Parsing the Lyrics of “Love Comes Walking In”

Poetic license is a powerful tool that enables writers to paint with a broad brush, to use words like an impressionist rather than a realist. It’s armor against the literalists who expect every I to be dotted and T to be crossed, yet it’s also a handy defense for mediocrity for those who can’t be bothered to self-edit. Personally, I view poetic license the same way I view a driver’s license – just as a driver’s license gives you the right to drive, but not the right to drive on the sidewalk, Read more [...]

Singing in my sleep (again)

I awoke this morning with Poison’s "Something to believe in" in my head. Perhaps needless to say, this makes me uncomfortable. Sure, I went to high school in the 1980’s, so my brain is littered with fragments of hair-band anthems and images of red-zebra-striped spandex, so I can’t be surprised that one of those soundtrack-to-wine-coolers-chugged-in-Bernie’s-Chevy-Malibu would float up to consciousness again---but there are a lot of songs from that era that I would like to hear again, if Read more [...]

The worst song ever (runner up) – Feel Like Making Love

I'm sure this assertion will seem heretical to fans of classic rock radio, where Paul Rodgers' popularity continues to defy plausible explanation, but it's time someone spoke up about the bloated emperor's lack of clothes. If there is a less romantic romance song than Bad Company's "Feel like making love", I've been blessed to have escaped its sonic dispersal. The opening lyric, "Baby, when I think about you, I think about love" is a fumbling overture, articulated with the charm of a drunken bar Read more [...]

Singing in my sleep

Last night in a dream, I sang “Thunder Road”, the song by Bruce Springsteen. I have no idea if I imagined myself singing it in my sleep-induced alternate reality or if I was regaling my dozing wife with an actual rendition (she didn't wake me up to shut me down, so I assume it's the former), but I awoke reminded anew of the stunning poetics of that song, a lyric sheet that contends for “Most American Song” in our nation's history. The song is 33 years old now, but it's resonance is just Read more [...]

The worst song ever (runner up) – More Than Words

There are a variety of ways you can make a song horrible---flat singing, sappy arrangements, or even having it performed by David Sanborn (whose comically emotive saxophone performances look like a scatological SNL skit writ large.) But these are performance issues, stylistic decisions that limit a song's appeal without damning the song itself---after all, David Sanborn could ham an Elliott Smith song well past ridiculousness, and the song would be as much of a victim as the listener. In other words, Read more [...]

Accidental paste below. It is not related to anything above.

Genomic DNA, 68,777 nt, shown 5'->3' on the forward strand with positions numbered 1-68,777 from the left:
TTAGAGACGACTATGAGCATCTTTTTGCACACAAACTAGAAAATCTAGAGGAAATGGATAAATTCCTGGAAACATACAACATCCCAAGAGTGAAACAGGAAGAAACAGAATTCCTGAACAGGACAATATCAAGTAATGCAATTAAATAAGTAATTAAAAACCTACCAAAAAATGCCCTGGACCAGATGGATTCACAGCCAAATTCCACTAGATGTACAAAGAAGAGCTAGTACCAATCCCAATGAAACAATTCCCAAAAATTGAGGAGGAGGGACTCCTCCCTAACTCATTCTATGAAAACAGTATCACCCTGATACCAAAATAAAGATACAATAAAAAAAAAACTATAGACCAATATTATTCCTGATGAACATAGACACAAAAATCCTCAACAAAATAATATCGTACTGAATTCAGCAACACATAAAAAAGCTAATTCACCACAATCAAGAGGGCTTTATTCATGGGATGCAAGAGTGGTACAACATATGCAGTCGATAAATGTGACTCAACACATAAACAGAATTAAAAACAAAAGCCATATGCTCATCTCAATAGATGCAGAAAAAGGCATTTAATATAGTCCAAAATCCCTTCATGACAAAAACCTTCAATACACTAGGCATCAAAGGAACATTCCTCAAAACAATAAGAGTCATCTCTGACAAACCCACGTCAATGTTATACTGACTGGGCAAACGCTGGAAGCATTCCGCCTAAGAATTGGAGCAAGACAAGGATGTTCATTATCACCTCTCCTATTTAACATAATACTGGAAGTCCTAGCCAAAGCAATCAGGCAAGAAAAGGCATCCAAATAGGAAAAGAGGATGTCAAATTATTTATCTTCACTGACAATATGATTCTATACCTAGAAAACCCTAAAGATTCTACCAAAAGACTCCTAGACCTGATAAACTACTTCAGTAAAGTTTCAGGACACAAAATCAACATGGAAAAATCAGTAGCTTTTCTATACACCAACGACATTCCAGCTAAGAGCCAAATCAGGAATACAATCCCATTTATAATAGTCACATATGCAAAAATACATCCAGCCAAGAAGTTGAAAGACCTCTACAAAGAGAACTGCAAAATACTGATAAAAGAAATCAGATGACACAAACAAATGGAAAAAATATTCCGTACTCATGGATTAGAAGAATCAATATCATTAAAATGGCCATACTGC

The worst song ever (runner up): Kokomo

Now and then, a song wriggles its way through the music industry process despite defying all tenons of good taste and artistic quality and gets its 15 minutes of fame with the general public. What these sporadic occurrences demonstrate is that while the means of getting discovered is constantly evolving (Mtv, MySpace, YouTube, et al), Robert Johnson’s ages-old road to success is still a well-trodden path, and the devil is still willing to load the scale with a hit on one side and a soul on the Read more [...]

The worst song ever (runner up): Signs

"Signs", by the one-hit wonder Five Man Electrical Band (with a clever name like that, who could have imagined a future of obscurity?) is nothing short of dangerous when it comes on the car radio: I immediately stab at the dashboard in order to change the station, moments later finding myself with the defrost blowing at full storm, the hazard signals blinking inexplicably to the drivers behind me, and, on the bright side, something else (anything else) playing on the car stereo. It is a song that Read more [...]

The Eternal Jukebox

Creating one's "Top five desert island discs" is common fodder for music fans. The concept is a bit absurd---name your five must-have discs should you find yourself faced with only five---yet the exercise offers insights. Do you opt for variety? Perhaps you choose the discs by virtue of time spent in the player? These are important considerations, as no one would want to get to that fictional island and find themselves stranded with a John Mayer album, doomed to a daily self-inquisition of "What Read more [...]

There Ought to Be a Law

As the father of a two-year old daughter, I have a great interest in what kind of world she grows up in. This election season galvanized my concerns---our culture is at precarious moment in its history, yet throughout the entire campaign, all I heard from the candidates was lip service on fringe issues like terrorism, unemployment, and how the rest of the world can be leveraged for our own purposes. All supposedly important items, but things I could not concentrate on because my mind is focused on Read more [...]

A Literalist Deconstruction of Bon Jovi

We are a nation of embellishment and hyperbole: If we try three times to get someone on the phone, it will be recounted as "I tried to reach them a dozen times"; if we enjoy a delicious meal, we proclaim it to be "the greatest meal we have ever eaten"; if we are eager to attend a particular event, we claim to be willing to "give my right arm to be able to go." All of these things are confusing to a literalist, especially if the answering machine has only 3 messages, the meal in question is from McDonalds Read more [...]